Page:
Lulu Wang Introduces Us to The Farewell

Director talks identity, family, and Awkwafina's superpower

. I remember as a kid, when my parents would be with their Chinese-American friends, they would have these arguments about, "Well, are you Chinese now? Are you American?" Dinnertime conversations recalled in The Farewell, the new film from director Lulu Wang. (Image courtesy of A24)

American cinema has a habit of conflating a film where the bulk of the dialogue is not English with "foreign cinema." But when it comes to The Farewell, even though it was shot in China, with a Chinese and Chinese American cast, and much of the script is in Mandarin, writer/director Lulu Wang is clear about one thing: this is an American film.

That's not a boast or an aspiration. It's her statement on the nature of this quasi-autobiographical tale. Billi (Awkwafina) moved to the U.S. when she was six, and that's where she grew up. When her nai nai, her grandmother (Zhao Shuzhen), is diagnosed with cancer, the entire family puts on a fake wedding as an excuse to visit her. However, Billi is not invited – as her mother tells her, her inability to hide her emotions will tip off granny that something is wrong, and the family has decided that it's best not to tell her that she's dying.

The Farewell isn't the run-of-the-mill "American abroad" story. Instead, it's Wang's efforts to model the complexities of identity that go beyond ethnicity, and explore deeper questions of belonging, of cultural identity, of nationality, and of the difference between being, say, Chinese and being Chinese American. Wang said, "It's so much easier to make a fish out of water story when the person is blonde and blue-eyed in an Asian country. But how do you do that with somebody who looks like everyone else? That's the challenge in real life, when you're a foreigner in a place where everyone looks like you, and so they go, 'You're not a foreigner. You should belong. You should understand all these things,' and you don't."

The filmmaker described Billi as "our conduit to this world and this family. ... When I first pitched the film, people would say, 'Is this a Chinese film or an American film?' It was important to me that it was an American film, because when I talked to producers they would say, 'If you want to make this a Chinese film, the main character cannot be Billi, because her perspective is too western.' That's when I knew it is American film, even though people might say, 'Oh, it's going to be subtitled, and the entire cast is Asian, Asian American, why isn't it Asian?' It's because of that Chinese investor."

"It's so much easier to make a fish out of water story when the person is blonde and blue-eyed in an Asian country. But how do you do that with somebody who looks like everyone else?" Director Lulu Wang on Awkwafina as Billi in The Farewell. (Image courtesy of A24)
Austin Chronicle: As a British person living in the U.S., I've had people say that I'm not really foreign, which is not my experience as an actual foreigner. It's something that resonated for me in the film. There are so many questions of identity here – of how Billi sees herself, of how her parents see themselves, and her uncle's view of himself being Chinese in Japan, and the Chinese part of the family's view of them all. That's what gives it the texture and nuance, rather than just being a story about not telling granny she's dying.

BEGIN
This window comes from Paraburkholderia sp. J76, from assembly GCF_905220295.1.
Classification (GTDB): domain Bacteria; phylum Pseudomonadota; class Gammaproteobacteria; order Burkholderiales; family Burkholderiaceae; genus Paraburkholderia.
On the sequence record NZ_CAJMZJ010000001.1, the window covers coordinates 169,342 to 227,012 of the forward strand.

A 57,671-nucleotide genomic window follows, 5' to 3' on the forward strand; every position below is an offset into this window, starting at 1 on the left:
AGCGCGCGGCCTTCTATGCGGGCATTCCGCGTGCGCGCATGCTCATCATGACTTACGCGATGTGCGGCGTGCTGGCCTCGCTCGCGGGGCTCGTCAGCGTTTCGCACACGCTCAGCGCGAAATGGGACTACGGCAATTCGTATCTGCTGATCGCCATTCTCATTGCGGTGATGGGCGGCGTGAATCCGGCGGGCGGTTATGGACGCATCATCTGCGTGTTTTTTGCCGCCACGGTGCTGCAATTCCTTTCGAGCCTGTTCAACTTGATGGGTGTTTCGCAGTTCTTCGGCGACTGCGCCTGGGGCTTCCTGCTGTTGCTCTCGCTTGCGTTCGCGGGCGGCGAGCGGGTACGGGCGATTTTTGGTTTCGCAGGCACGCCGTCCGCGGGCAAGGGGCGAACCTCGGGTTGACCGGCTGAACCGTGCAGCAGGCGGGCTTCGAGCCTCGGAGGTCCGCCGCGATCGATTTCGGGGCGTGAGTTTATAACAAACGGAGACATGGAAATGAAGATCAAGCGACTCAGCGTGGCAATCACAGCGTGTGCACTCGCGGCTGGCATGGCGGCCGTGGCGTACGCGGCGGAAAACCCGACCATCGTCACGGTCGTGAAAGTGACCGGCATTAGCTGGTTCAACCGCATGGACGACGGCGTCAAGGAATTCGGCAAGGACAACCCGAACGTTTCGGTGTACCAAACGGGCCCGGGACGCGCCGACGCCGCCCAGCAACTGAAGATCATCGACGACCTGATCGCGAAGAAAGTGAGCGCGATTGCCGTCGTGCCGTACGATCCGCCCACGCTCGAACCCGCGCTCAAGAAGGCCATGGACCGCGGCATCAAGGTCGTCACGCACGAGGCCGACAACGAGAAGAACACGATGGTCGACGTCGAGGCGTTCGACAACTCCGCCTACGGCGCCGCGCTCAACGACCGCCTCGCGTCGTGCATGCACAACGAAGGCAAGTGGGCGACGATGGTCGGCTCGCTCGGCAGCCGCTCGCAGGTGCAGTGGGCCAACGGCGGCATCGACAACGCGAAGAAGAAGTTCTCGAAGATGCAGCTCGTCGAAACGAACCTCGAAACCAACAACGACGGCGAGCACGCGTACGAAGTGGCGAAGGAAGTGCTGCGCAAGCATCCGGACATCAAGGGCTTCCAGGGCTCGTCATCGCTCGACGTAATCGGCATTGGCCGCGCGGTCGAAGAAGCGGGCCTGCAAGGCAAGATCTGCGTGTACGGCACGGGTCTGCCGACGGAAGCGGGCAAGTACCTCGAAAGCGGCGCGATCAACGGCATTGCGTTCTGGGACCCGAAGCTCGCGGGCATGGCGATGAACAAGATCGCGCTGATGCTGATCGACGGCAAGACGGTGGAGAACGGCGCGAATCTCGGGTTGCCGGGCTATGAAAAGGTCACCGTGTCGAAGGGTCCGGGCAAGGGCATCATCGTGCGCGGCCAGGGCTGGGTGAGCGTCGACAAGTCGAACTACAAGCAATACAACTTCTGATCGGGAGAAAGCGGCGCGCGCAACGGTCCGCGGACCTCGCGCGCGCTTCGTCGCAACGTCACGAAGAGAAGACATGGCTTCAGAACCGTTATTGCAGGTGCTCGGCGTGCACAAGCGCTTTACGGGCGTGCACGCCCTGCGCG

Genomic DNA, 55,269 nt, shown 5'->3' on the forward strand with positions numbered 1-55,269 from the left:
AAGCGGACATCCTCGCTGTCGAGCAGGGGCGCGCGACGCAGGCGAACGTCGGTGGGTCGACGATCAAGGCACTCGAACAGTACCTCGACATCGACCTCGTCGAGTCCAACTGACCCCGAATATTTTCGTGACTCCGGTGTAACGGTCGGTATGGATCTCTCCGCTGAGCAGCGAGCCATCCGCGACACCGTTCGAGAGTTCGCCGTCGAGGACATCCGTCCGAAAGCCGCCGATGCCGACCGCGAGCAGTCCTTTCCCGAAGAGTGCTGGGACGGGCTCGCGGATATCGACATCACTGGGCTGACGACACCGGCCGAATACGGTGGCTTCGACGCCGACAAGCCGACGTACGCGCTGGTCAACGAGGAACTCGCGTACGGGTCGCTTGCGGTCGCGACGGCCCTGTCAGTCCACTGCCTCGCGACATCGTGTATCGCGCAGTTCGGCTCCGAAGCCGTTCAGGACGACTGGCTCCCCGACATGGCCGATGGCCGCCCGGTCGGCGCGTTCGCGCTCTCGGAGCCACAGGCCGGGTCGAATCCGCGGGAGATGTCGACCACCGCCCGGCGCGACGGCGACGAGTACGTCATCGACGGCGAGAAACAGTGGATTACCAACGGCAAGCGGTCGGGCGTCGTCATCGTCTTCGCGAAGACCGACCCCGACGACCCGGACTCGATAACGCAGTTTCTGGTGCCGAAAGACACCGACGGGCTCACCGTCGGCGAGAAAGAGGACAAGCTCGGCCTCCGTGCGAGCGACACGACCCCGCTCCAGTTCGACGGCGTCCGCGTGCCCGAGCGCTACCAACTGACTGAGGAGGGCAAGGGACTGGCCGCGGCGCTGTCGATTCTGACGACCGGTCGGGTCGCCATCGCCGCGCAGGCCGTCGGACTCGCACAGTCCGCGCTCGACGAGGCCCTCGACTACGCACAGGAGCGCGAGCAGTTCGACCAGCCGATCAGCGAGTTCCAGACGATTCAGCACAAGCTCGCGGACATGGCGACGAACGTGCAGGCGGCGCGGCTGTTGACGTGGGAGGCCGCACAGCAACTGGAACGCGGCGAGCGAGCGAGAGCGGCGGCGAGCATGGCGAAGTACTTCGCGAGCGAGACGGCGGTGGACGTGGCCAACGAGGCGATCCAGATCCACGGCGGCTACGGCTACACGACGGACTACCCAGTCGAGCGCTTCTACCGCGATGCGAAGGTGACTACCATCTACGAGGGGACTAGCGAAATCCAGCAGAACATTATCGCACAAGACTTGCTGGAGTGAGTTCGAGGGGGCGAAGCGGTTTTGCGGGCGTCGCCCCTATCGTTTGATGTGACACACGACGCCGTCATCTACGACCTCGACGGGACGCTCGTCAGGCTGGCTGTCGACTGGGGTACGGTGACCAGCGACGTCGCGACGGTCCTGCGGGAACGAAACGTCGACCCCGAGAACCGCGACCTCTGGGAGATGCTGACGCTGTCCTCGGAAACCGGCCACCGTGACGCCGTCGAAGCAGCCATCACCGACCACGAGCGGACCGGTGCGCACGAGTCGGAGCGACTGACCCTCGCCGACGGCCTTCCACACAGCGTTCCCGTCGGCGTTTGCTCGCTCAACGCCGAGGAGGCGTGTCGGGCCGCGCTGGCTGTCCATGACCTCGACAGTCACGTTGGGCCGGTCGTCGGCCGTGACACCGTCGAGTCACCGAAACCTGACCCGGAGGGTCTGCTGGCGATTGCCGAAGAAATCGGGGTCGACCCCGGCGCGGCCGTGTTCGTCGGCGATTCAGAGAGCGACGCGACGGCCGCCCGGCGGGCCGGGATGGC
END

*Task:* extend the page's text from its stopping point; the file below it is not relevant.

Lulu Wang: For me, the exploration of identity of in The Farewell is not on the surface level, the way that Hollywood likes to see representation. When they talk about diversity, they go, "OK, we've just got to get a rainbow of faces," that you look different. But for me, identity is about guilt when you leave home. It's about regret, sometimes. It's about belonging. It's about the sense of home, and that doesn't only apply to people who are not white.

If someone might say, "Well, you're not really a foreigner," what they're really saying is that, "Well, you're white." What they don't recognize, what they don't see, is that you're probably more of a foreigner in some ways. I grew up in this country since I was six, and for me the film is just trying to get deeper, looking at Asians as a spectrum. There's no way one way to be Asian, there's no one way to be Asian American, there's no one way to be Chinese or Chinese American.

China is a massive country. It's much bigger than the U.S., but when we think about Asia we just think about Asians. But if you go to China, people in the North and the South, they don't get along. Their cultures are completely different, the food is completely different, different dialects, and so I wanted to make sure that I was able to capture the spectrum of this family, culturally, values-wise, and in terms of language. It was important to me to show that there are different degrees of language abilities, in Chinese and English, and yet they're one family. In spite of all of these gaps – cultural, language – they're able to overcome all of them and maintain the love for each other.